“That’s made them focus on getting their own tractor. So it’s perhaps no surprise to discover that there are more than two million tractors in Turkey. Last year saw tractor sales of 63,000, slightly below 2016’s record 70,000. The figure for 2022 is expected to be nearer to the long-term average, around 55,000.”
Originally trained as a mechanical engineer, since 2012 Ömer has been a TV programme producer and presenter, covering agricultural mechanisation and agtech. In March 2019, he founded Traktormetre, a YouTube channel that has attracted more than 73,000 subscribers by creating content that’s about one thing and one thing only: tractor reviews.
“We cover all the latest technologies in farming,” explains Ömer, “but given the numbers of Turkish farmers, and the small average farm size of just 6 ha, against the EU average of 13 ha, it’s perhaps no surprise that the average tractor is just 75 horsepower.
“This sector accounts for more than 50 percent of Turkish tractor sales. Farmers here are not looking for high-tech units. They have a very simple ‘wish list’. Typically, that means a strong engine, a good, simple transmission – 16F 16R, 24F 24R, for example – and a cab for comfort. Those are the priorities,” Ömer notes.
In 2001 there were only four tractor brands in Türkiye; today, over 30 different brands compete in a crowded tractor market, including many of the biggest, most well-known global names. But there’s a huge challenge facing Turkish farmers right now – indeed, the wider population too – and that’s the issue of currency. The Turkish lira lost more than 40 percent of its value against the US dollar in 2021, 30 percent in November alone, after the country’s central bank cut interest rates to boost economic growth and support exports.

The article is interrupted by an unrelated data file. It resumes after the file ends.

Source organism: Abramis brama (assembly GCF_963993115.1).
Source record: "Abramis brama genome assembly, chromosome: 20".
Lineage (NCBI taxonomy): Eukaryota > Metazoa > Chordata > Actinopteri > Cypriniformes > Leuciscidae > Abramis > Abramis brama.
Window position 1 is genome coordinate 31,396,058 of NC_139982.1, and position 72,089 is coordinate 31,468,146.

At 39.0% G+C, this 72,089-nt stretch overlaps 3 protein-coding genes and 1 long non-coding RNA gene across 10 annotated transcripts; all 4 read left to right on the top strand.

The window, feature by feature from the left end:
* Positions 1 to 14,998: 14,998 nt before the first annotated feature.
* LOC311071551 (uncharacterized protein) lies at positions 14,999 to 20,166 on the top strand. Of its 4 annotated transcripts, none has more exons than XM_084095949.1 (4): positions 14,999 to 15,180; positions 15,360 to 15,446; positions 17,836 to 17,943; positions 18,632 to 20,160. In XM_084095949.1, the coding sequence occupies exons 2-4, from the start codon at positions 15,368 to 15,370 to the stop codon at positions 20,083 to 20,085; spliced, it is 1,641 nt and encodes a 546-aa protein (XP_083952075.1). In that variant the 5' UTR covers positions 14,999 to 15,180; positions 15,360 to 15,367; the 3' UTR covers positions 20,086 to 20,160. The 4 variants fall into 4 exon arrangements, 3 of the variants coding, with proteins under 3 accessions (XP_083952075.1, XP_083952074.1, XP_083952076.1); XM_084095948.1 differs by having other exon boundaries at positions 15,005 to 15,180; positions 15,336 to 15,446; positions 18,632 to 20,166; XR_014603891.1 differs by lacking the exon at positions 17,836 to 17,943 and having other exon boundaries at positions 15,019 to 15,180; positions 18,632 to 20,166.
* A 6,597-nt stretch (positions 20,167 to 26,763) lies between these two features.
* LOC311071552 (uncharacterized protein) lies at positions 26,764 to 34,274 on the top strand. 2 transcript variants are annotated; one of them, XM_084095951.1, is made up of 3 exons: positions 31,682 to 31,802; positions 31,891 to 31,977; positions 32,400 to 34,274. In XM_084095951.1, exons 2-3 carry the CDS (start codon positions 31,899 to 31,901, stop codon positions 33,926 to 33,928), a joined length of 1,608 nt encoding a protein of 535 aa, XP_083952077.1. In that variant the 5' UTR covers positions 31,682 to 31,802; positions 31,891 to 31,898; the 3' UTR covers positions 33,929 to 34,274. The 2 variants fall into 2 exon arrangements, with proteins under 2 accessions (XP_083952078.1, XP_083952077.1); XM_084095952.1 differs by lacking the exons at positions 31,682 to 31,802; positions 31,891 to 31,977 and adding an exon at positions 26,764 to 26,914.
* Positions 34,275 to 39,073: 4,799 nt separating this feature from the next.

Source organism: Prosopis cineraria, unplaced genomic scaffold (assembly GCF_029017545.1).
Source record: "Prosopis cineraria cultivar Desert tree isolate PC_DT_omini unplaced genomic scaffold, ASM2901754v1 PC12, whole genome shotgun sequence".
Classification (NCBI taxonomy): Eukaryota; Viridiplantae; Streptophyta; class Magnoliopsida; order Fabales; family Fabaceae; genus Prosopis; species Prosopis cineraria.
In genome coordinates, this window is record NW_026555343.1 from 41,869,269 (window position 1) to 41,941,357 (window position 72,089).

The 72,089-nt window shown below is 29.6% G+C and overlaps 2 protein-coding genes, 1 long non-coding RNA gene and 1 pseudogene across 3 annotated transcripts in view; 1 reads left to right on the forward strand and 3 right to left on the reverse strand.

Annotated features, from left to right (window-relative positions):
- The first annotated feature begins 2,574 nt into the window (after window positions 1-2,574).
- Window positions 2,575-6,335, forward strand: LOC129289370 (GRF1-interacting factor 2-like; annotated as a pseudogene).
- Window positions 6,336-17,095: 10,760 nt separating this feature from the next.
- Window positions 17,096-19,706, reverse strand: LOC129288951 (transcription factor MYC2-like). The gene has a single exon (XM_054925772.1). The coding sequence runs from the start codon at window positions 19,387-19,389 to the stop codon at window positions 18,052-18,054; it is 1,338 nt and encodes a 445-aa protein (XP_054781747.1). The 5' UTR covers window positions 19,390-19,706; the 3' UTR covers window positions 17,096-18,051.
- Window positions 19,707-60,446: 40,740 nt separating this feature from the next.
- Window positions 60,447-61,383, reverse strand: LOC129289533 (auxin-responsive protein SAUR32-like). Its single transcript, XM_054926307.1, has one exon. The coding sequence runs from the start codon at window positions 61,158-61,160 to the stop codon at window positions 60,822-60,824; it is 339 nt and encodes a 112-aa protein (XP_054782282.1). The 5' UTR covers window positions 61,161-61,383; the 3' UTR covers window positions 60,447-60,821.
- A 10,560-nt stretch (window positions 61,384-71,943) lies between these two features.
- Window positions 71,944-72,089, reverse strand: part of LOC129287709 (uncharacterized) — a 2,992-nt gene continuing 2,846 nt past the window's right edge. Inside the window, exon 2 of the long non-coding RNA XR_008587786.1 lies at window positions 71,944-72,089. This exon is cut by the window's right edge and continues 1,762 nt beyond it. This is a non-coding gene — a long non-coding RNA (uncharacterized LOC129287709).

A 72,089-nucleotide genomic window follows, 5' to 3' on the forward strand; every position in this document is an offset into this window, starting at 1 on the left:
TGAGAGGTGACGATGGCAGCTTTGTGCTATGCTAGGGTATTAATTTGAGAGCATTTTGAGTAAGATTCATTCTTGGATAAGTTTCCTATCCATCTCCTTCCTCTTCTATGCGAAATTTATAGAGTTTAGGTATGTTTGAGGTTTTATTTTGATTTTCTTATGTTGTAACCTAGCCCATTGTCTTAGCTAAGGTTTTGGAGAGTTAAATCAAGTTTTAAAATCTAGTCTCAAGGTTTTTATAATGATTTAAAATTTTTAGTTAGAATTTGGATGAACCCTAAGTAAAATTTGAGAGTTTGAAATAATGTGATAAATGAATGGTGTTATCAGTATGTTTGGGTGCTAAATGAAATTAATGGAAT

“Of course, while these currency movements help exports, they also make imports more expensive,” explains Ömer. “That’s pushed up prices for some of the international brands, giving domestic tractors the advantage.
Ömer contrasts a domestically built 100 horsepower tractor with an imported model of the same power and specification. “A farmer will pay around 500,000TRY ($36,000; €32,000) for the Turkish brand, but the imported model will cost 800,000TRY ($58,000; €52,000).